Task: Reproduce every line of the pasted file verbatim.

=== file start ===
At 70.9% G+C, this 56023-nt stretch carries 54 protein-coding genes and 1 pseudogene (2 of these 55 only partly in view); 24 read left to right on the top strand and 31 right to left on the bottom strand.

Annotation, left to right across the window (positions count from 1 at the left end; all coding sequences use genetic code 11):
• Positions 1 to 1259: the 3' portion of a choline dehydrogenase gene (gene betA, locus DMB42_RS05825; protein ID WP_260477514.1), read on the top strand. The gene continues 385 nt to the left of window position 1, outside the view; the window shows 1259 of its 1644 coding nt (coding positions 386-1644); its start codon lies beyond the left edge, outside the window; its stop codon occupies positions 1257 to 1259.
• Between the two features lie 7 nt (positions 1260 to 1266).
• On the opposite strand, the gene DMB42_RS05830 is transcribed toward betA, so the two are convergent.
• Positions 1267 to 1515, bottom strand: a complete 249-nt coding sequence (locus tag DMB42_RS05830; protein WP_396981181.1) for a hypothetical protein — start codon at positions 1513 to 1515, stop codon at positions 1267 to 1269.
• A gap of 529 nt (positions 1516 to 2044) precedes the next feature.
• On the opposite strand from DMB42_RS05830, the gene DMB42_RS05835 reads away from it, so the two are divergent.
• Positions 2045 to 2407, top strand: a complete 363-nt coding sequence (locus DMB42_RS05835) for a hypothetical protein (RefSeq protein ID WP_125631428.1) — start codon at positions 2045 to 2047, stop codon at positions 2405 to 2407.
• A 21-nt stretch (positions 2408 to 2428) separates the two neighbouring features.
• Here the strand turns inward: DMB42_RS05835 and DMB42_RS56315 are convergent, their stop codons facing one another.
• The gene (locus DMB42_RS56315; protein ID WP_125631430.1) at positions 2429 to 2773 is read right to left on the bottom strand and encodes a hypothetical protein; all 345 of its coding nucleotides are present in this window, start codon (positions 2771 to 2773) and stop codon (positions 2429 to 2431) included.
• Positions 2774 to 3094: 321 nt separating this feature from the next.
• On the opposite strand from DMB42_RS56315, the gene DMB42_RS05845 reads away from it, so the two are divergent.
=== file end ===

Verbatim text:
At 70.9% G+C, this 56023-nt stretch carries 54 protein-coding genes and 1 pseudogene (2 of these 55 only partly in view); 24 read left to right on the top strand and 31 right to left on the bottom strand.

Annotation, left to right across the window (positions count from 1 at the left end; all coding sequences use genetic code 11):
• Positions 1 to 1259: the 3' portion of a choline dehydrogenase gene (gene betA, locus DMB42_RS05825; protein ID WP_260477514.1), read on the top strand. The gene continues 385 nt to the left of window position 1, outside the view; the window shows 1259 of its 1644 coding nt (coding positions 386-1644); its start codon lies beyond the left edge, outside the window; its stop codon occupies positions 1257 to 1259.
• Between the two features lie 7 nt (positions 1260 to 1266).
• On the opposite strand, the gene DMB42_RS05830 is transcribed toward betA, so the two are convergent.
• Positions 1267 to 1515, bottom strand: a complete 249-nt coding sequence (locus tag DMB42_RS05830; protein WP_396981181.1) for a hypothetical protein — start codon at positions 1513 to 1515, stop codon at positions 1267 to 1269.
• A gap of 529 nt (positions 1516 to 2044) precedes the next feature.
• On the opposite strand from DMB42_RS05830, the gene DMB42_RS05835 reads away from it, so the two are divergent.
• Positions 2045 to 2407, top strand: a complete 363-nt coding sequence (locus DMB42_RS05835) for a hypothetical protein (RefSeq protein ID WP_125631428.1) — start codon at positions 2045 to 2047, stop codon at positions 2405 to 2407.
• A 21-nt stretch (positions 2408 to 2428) separates the two neighbouring features.
• Here the strand turns inward: DMB42_RS05835 and DMB42_RS56315 are convergent, their stop codons facing one another.
• The gene (locus DMB42_RS56315; protein ID WP_125631430.1) at positions 2429 to 2773 is read right to left on the bottom strand and encodes a hypothetical protein; all 345 of its coding nucleotides are present in this window, start codon (positions 2771 to 2773) and stop codon (positions 2429 to 2431) included.
• Positions 2774 to 3094: 321 nt separating this feature from the next.
• On the opposite strand from DMB42_RS56315, the gene DMB42_RS05845 reads away from it, so the two are divergent.